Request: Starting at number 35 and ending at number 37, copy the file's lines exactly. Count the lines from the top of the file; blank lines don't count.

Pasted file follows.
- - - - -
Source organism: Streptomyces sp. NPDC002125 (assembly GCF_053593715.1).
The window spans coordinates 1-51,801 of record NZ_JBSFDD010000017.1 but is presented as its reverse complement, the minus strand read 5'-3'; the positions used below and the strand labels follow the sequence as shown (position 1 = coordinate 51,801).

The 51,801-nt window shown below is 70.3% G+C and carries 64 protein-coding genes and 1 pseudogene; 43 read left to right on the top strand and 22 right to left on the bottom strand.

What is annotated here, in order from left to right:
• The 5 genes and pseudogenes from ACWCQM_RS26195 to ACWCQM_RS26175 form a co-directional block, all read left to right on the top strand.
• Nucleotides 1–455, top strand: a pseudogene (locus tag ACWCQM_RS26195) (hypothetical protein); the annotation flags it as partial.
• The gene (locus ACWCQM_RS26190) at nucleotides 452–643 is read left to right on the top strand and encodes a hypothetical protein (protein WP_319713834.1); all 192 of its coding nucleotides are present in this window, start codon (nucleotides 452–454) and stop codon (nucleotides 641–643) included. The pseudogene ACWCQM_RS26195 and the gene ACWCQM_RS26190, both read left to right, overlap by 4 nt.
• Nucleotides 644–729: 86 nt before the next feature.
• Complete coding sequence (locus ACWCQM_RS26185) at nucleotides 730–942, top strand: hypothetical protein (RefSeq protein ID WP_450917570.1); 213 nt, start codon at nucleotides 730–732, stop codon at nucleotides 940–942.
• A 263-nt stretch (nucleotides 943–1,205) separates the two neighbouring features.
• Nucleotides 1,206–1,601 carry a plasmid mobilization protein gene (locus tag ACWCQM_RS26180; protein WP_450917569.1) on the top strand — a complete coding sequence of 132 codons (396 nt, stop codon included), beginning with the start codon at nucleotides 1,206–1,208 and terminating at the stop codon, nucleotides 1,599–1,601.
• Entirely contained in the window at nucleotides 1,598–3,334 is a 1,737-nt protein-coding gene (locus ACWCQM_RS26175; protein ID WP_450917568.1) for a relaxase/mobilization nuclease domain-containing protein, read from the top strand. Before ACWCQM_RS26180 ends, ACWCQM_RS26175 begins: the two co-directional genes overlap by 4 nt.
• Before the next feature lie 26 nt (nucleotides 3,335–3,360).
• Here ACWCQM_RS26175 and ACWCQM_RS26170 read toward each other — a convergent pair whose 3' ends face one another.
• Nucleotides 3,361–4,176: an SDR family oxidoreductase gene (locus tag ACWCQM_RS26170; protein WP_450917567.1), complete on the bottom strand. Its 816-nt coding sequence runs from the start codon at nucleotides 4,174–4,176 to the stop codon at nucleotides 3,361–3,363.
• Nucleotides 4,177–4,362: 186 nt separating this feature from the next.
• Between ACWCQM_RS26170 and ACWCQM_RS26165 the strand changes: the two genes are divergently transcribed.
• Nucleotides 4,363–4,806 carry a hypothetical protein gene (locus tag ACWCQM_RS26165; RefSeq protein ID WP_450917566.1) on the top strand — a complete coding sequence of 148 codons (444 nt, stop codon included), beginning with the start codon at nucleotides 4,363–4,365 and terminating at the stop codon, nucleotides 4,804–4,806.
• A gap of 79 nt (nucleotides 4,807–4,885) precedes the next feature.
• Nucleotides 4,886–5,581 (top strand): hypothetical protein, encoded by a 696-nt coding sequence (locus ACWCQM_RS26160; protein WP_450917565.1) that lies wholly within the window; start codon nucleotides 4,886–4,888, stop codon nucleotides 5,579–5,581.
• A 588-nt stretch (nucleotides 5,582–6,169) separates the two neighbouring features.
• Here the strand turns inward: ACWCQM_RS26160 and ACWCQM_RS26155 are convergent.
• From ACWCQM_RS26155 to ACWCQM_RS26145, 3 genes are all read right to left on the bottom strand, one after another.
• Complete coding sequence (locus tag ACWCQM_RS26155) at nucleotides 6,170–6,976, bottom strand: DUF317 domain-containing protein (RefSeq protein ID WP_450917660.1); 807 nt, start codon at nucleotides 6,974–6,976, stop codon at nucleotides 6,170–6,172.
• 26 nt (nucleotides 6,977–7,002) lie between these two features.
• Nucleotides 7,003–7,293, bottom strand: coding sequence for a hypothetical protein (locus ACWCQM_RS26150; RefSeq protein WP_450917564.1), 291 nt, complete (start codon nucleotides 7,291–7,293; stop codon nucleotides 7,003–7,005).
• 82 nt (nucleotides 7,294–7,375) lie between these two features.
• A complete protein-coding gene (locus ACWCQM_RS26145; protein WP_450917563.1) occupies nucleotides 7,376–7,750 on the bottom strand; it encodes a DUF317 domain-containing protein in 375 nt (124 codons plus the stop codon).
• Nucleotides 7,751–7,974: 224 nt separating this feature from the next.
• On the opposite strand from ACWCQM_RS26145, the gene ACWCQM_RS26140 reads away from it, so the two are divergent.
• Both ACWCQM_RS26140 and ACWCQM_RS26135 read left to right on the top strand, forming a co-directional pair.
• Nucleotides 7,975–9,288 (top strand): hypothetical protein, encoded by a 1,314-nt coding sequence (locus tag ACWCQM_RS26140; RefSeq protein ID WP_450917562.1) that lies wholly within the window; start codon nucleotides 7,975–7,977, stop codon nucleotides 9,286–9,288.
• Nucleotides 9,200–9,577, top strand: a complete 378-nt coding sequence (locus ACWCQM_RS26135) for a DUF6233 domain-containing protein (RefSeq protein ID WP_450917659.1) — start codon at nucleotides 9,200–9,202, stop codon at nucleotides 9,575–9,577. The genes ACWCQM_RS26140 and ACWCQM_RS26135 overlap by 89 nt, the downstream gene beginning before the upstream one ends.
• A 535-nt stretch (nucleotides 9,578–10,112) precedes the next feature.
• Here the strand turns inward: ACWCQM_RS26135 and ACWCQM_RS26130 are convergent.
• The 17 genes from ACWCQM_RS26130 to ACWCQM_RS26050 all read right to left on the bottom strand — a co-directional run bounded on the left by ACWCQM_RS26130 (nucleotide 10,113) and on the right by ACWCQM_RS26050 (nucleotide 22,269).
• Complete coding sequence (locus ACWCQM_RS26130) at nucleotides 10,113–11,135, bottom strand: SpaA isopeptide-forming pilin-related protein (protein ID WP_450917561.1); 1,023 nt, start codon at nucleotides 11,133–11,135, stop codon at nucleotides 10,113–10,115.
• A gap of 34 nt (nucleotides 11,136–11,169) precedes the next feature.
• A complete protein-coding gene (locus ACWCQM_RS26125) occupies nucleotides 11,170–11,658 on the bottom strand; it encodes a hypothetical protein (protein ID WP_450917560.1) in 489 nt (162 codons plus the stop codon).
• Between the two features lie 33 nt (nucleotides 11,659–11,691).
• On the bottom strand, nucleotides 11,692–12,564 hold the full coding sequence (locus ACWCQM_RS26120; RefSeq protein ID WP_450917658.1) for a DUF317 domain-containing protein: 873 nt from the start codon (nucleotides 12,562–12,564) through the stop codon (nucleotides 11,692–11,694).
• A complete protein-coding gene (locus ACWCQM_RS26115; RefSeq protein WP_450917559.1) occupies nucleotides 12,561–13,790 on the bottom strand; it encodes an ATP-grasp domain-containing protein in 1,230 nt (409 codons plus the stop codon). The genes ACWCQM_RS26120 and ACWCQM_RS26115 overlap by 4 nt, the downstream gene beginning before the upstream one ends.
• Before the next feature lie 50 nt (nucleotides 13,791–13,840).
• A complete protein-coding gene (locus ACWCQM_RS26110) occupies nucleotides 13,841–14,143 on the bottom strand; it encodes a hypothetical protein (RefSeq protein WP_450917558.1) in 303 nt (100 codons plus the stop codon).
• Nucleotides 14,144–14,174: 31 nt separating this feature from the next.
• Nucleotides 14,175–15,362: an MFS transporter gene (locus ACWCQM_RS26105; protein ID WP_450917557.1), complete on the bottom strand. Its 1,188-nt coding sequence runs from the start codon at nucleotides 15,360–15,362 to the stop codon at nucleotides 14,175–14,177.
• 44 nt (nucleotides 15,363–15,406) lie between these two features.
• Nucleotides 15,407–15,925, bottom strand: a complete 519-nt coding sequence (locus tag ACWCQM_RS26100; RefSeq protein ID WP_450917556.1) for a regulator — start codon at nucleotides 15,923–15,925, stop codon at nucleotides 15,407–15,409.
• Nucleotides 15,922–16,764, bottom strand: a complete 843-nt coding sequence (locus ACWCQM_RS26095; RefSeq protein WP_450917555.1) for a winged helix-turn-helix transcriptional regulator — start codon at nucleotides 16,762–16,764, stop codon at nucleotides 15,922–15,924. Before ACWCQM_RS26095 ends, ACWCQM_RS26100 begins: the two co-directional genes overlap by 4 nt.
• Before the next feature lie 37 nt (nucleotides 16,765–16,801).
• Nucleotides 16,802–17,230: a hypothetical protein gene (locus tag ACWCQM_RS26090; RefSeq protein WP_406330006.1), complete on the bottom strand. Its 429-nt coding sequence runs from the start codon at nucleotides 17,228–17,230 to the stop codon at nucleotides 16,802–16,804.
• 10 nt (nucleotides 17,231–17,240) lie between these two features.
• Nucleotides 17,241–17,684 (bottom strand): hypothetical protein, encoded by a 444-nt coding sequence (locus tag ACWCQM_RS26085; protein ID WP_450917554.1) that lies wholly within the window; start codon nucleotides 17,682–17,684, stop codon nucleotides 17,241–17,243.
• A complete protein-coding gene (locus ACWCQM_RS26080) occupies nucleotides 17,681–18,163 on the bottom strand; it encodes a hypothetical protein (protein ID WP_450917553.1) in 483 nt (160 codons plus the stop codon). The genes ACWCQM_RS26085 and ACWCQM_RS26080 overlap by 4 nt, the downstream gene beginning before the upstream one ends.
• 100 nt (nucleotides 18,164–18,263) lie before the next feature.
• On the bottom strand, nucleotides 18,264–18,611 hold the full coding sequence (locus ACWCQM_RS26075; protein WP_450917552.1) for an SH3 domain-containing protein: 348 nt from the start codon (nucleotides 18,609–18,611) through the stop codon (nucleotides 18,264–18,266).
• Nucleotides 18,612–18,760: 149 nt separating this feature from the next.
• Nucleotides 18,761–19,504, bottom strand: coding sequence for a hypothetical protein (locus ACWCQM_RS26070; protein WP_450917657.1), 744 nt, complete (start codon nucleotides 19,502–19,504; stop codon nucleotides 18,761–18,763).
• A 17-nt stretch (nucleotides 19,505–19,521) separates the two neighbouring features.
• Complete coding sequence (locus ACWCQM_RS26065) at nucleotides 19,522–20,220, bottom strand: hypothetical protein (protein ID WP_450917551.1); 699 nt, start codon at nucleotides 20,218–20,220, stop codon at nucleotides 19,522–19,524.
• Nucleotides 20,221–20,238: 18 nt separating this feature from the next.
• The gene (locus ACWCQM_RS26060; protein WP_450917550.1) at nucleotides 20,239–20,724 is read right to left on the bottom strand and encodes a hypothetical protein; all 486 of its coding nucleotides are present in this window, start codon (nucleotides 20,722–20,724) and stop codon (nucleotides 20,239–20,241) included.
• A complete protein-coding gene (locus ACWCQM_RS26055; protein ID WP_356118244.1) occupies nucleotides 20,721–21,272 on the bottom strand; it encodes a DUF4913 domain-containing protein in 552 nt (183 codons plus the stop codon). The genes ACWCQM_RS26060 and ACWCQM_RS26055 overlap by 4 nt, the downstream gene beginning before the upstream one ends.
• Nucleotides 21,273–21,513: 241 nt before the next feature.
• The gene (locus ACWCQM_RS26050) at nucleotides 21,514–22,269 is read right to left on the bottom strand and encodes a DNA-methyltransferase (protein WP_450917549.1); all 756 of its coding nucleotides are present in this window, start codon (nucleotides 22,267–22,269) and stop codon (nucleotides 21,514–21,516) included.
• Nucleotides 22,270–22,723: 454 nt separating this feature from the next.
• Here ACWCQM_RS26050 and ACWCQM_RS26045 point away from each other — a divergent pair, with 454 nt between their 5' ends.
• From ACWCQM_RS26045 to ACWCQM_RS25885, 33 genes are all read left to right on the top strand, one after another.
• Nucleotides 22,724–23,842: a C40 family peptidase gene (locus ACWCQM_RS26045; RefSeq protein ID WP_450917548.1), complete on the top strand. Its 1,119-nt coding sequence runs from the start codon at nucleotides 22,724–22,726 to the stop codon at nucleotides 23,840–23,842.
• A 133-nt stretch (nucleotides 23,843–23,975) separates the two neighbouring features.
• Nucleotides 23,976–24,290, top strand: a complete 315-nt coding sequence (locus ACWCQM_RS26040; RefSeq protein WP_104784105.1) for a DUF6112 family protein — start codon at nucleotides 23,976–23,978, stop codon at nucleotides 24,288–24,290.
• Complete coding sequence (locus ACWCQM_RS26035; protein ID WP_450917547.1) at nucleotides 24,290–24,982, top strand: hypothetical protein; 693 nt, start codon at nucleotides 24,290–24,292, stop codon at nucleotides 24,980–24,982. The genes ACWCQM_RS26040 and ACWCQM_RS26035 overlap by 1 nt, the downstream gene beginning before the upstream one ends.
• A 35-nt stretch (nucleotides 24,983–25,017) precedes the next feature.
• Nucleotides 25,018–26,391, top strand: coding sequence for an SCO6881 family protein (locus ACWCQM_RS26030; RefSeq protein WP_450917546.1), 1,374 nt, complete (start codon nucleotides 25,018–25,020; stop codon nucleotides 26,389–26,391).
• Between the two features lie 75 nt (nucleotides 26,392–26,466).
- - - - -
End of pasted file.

• Here the strand turns inward: ACWCQM_RS26135 and ACWCQM_RS26130 are convergent.
• The 17 genes from ACWCQM_RS26130 to ACWCQM_RS26050 all read right to left on the bottom strand — a co-directional run bounded on the left by ACWCQM_RS26130 (nucleotide 10,113) and on the right by ACWCQM_RS26050 (nucleotide 22,269).
• Complete coding sequence (locus ACWCQM_RS26130) at nucleotides 10,113–11,135, bottom strand: SpaA isopeptide-forming pilin-related protein (protein ID WP_450917561.1); 1,023 nt, start codon at nucleotides 11,133–11,135, stop codon at nucleotides 10,113–10,115.